Aeʻo

The US American Fish and Wildlife Service proposes to delete the Aeʻo (Hawaiian Stilt) from endangered to threatened under the Endangered Species Act. The agency is asking for a public comment on the proposed change by May 24th.

“The service prides itself on our many years of working with various stakeholders to conserve and save endangered species,” said Regional Director Robyn Thorson. “We look forward to continuing the collaboration that has improved the status of the ae’o and the myriad of other species that share its habitat.”

The aeʻo is a wader found on all major Hawaiian islands except Kahoʻolawe. It is considered a subspecies of North America’s black-necked wagtail. Hawaii’s birds are distinguished by their more black face and neck, as well as a longer beak, tarsus, and tail.

The Aeʻo was originally classified as endangered in 1970 due to habitat destruction and alteration, hunting, the introduction of predators, as well as alien birds and disease. Over the past three decades, various stakeholders have come together to manage Hawaiian wetlands in ways that are compatible with the needs of the Ae’o and address threats to the species.

“State-managed wetlands and national game reserves have been essential to restoring the Ae’o. The state of Hawaii and other conservation partners have been instrumental in keeping the Aeʻo on its way to recovery, said Mary Abrams, field supervisor for the Acting Service. “Protected wetlands and continued invasive predator control are essential to protecting the bird in the future.”

Remaining challenges to Aeʻo restoration include alien predators (e.g., mongoose, cats, and rats), habitat loss, development, type C botulism, and the effects of climate change. However, survey data and a recent population viability analysis show that the populations on the eight islands on which they exist have been stable for several decades and have stopped increasing. These trends are expected to continue for the foreseeable future as long as conservation efforts continue. These practices include predator control, vegetation management, and water levels.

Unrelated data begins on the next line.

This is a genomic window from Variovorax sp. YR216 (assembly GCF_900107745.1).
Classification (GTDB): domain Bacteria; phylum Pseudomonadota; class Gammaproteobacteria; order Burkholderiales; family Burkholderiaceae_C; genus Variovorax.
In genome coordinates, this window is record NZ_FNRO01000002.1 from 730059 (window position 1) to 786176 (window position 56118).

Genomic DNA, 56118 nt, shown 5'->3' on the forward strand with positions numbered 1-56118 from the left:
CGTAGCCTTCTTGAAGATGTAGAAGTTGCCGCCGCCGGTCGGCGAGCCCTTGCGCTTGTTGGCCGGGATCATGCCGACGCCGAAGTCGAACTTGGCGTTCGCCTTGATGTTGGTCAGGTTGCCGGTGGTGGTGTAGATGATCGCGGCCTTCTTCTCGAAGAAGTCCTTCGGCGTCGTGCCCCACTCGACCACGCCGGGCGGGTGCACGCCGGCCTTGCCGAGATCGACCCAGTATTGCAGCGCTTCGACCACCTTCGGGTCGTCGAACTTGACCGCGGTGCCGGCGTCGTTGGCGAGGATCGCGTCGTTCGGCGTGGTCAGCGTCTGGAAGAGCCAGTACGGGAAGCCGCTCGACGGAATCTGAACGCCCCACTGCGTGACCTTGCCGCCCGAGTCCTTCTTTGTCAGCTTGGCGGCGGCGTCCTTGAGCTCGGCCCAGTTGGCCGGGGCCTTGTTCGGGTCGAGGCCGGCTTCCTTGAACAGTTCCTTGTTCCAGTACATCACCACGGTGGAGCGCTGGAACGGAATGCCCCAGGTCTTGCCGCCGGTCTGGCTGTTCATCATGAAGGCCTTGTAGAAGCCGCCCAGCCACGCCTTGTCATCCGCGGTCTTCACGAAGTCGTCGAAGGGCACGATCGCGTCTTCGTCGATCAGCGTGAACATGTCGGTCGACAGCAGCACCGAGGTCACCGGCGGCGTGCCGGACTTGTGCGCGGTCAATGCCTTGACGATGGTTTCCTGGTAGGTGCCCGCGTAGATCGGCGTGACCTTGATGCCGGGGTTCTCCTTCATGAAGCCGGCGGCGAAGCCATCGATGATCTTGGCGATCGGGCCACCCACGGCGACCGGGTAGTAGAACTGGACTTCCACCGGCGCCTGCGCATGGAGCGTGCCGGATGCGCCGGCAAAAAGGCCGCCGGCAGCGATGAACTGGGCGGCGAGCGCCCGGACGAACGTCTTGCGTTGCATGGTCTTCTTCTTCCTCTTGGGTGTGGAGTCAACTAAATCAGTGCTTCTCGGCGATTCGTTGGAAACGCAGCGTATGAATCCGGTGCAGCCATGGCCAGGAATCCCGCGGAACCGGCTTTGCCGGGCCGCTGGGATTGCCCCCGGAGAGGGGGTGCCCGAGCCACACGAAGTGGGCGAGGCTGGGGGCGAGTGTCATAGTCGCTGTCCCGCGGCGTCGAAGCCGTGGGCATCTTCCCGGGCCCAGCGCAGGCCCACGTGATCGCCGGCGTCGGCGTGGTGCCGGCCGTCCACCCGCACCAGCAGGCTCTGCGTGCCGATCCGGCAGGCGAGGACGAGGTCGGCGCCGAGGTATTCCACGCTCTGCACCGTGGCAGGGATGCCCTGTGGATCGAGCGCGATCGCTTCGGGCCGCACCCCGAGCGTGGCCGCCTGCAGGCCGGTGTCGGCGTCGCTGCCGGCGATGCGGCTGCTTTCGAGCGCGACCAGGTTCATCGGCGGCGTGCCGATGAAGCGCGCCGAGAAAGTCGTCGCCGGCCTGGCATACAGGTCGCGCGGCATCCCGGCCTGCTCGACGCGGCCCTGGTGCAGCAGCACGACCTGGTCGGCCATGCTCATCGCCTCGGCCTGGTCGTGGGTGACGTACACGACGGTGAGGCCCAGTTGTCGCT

The proposed downgrade includes a proposed 4 (d) rule that will facilitate the conservation and management of Aeʻo where they currently occur and may occur in the future through increased flexibility by lifting the federal ban under certain conditions. This flexibility is aimed at encouraging support for habitat management and providing a way for federal and non-federal agencies to reduce human-animal conflict.

Comments on the proposed rule must be received or postmarked by May 24th and can be sent electronically to the Federal eRulemaking portal at http://www.regulations.gov or by US mail to Public Comments Processing, Attn: FWS– R1 – ES – 2018–06571, American Fish and Wildlife Service, MS: BPHC, 5275 Leesburg Pike, Falls Church, VA 22041-3803.

All comments and materials received will become part of the public record associated with this action. Before including your address, phone number, email address, or other personally identifiable information in your comments, you should be aware that all of your comment – including your personally identifiable information – can be made publicly available at any time.

Thank you United States Fish and Wildlife Service for providing this news.

A hotspot for Ae’o: Kealia Pond National Wildlife Refuge in Kihei

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